The Art of Preserving Fish: 4 Ways to Extend the Shelf Life of Tilapia

Extend Shelf Life

Picking up fresh fish at the market can seem like a bit of a gamble sometimes. Fresh, lean fish lasts for just two days in the fridge (and only three to four once cooked), which means that if your purchase isn’t eaten immediately, there’s a good chance it will go to waste. However, there are a number of ways you can easily and safely extend the shelf life of fresh fish so that it can be enjoyed for days (or months!) to come. And considering that Americans waste up to 150,000 pounds of food per day, the longer the shelf life of a fish, the more our oceans will thank us.

Freezing

Preserve fish through freezing

Perhaps the most common method of preservation, freezing fish is an easy way to ensure you have fish on hand for weeks or months at a time. When sealed well in a plastic freezer bag, lean fish like Tilapia can last for six to eight months in the freezer. However, if you choose to go the extra mile and vacuum-seal your fish, it can stay fresh for a week in the fridge or up to a year in the freezer. This method—which involves removing all the air out of the freezer bag before it’s sealed—will also help to stave off freezer “burn”, which occurs when the intense cold of the freezer drys and irreparably damages the flesh of the fish.

If your fish is properly thawed, the taste and texture of your fillet will remain unaffected. Of course, it is also possible to cook fish straight from the freezer, which means this method of preservation will ensure a delicious fish dinner is always waiting for you at home.

Curing

There are two main methods of curing fish: smoking and salting. Both techniques have been used for hundreds of years, and until the invention of the refrigerator, were the main methods for preserving fish. Smoking fish at home is a lot easier than you might think, and involves soaking your fish in a brine and then placing it over a smoking fire source until cooked through. Hot smoked fish can be kept for a couple of weeks in the fridge, and even longer if frozen.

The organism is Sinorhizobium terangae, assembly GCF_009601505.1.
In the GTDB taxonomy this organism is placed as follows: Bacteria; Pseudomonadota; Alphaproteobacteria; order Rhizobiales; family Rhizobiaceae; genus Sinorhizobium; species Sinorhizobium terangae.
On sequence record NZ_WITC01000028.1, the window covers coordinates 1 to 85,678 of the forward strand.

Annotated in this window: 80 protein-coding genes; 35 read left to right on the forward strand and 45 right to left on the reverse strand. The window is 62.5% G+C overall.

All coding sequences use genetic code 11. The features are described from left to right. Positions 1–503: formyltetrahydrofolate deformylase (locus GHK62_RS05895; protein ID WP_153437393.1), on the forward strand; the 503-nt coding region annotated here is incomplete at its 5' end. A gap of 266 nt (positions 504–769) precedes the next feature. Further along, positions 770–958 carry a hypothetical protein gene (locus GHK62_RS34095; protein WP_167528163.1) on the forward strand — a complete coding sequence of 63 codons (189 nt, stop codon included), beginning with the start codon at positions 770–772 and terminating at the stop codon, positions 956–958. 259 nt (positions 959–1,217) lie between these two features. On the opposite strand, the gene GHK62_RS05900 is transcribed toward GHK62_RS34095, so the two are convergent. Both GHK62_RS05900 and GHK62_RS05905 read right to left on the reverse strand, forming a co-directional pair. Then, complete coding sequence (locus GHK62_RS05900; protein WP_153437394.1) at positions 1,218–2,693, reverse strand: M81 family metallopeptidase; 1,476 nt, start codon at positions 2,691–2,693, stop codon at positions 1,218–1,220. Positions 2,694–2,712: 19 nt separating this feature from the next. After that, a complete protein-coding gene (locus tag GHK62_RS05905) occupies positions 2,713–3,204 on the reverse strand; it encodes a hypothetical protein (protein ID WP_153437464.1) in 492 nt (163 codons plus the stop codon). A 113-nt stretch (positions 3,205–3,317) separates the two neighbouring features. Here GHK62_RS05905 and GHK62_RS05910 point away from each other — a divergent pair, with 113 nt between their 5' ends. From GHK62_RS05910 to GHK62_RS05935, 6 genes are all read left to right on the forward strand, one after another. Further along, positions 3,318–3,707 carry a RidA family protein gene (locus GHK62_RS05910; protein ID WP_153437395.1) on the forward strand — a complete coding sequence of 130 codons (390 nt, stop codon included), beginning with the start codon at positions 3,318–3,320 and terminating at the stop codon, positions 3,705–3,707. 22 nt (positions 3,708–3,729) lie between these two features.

Salting, on the other hand, requires you to rub your fish with a dry brine of salt, sugar and spices, which dries out the flesh by drawing out any moisture (and thereby preventing bacterial growth in the process). Just remember to rehydrate your fish by soaking it overnight in potable water before cooking.

Pickling

Pickling fish to add new flavor

Pickled fish can be stored for up to a month, and offers your fish a whole new flavor palette. Pickling is a two-step method that requires a few days of brining followed by a few days of pickling. The salt in the brine and the natural microbial properties of the vinegar protect the fish from spoiling, while added herbs and spices can infuse the fish with even more flavor.

Canning

Preserving your fish in cans is a convenient method of extending its shelf life—and it’s easier than you might think! It also allows you to store your fish for many years, making it the most effective method on the market. To easily can fish in quart jars, you’ll first need to soak fresh fillets in brine, then pack them into sterile jars and bring the jars to a boil in a pressure canner. As Tilapia is not a naturally fatty fish, it’s a good idea to can it with olive oil in order to keep it moist. You can even experiment with different herbs and spices to create a unique flavor.

Food waste is a huge issue today, not only in America but across the world. This practice is damaging to our environment, but it’s also hurting our wallets, with wasted food equalling wasted money. To help combat this problem, it’s important to ensure that food we purchase is consumed when fresh rather than left to spoil and tossed in the garbage. By mastering one or all of these preservation techniques, not only can you help to protect our planet, but you will be making sure that a delicious, protein-packed meal is always at your fingertips.

Discover some of our favorite make-ahead recipes with this guide to protein-packed meals you can prep on a Sunday.

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Photo Credits: Shutterstock / Gayvoronskaya_Yan, Shutterstock / Matt Antonino, Shutterstock / HelloRF Zcool